Here is a must-have summer reading guide to becoming a more attuned observer in the natural environment. It’s not just about listening to bird songs — it’s about paying attention to and using less conspicuous chirps, caws and other alarms birds use, as well as the positions in which they choose to perch — to pick up on the presence of other animals or happenings. It’s about how to enter the scene yourself, without causing a rucus, and how to sit still and watch the drama evolve.
Young’s academic training, his mentoring with various tracking experts and four decades of observing nature prepared him to share his expertise in teaching classes, and distilling some practical lessons in this book. With the help of audio recordings available on line (click here for a sample), recognizing calls of various birds like the cardinal, Carolina wren and song sparrow is easy.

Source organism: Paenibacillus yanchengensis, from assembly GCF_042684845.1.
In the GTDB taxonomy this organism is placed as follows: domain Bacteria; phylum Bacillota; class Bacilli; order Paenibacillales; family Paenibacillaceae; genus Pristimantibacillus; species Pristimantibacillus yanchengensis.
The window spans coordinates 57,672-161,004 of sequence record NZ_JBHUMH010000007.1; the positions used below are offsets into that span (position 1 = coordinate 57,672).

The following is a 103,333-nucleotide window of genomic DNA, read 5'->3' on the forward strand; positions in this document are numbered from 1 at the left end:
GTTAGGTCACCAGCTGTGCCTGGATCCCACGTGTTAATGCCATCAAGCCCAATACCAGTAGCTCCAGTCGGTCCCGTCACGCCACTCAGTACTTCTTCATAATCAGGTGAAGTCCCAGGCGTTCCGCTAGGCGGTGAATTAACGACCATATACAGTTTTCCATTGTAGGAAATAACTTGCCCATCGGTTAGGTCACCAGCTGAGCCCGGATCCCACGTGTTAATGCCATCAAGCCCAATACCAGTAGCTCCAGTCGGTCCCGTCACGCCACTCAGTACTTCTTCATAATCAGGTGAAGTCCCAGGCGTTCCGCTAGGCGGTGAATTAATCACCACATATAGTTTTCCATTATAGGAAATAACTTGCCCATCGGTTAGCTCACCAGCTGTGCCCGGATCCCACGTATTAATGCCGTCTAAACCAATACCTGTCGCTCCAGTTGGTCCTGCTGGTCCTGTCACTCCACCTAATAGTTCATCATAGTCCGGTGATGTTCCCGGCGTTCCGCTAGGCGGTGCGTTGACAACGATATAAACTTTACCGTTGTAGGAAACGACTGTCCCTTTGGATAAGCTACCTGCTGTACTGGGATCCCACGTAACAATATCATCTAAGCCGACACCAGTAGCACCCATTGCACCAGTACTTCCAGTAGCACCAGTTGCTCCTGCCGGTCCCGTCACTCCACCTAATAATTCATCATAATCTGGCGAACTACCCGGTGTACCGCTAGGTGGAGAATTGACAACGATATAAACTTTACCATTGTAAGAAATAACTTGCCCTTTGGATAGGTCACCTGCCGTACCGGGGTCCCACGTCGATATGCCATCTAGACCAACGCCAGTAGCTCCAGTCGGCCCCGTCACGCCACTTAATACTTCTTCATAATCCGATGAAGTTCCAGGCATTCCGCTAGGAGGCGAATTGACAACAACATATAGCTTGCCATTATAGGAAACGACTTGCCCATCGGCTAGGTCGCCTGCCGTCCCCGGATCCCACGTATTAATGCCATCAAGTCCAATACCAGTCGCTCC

Noting that we humans seem to have stopped hearing the network of communication around us in nature, Young re-introduces an awareness of “deep bird language” with easy-to-follow steps. Settle yourself under a tree in your yard with this book, and find out just how much a little birdy can tell you. You can enter another world, without moving an inch, by decoding the web of sounds you usually ignore. Once you figure it out, share it with a child — school is out for the summer, but the outdoor classroom is always in session.
To visit Jon Young’s Web-site, click here: JonYoung.org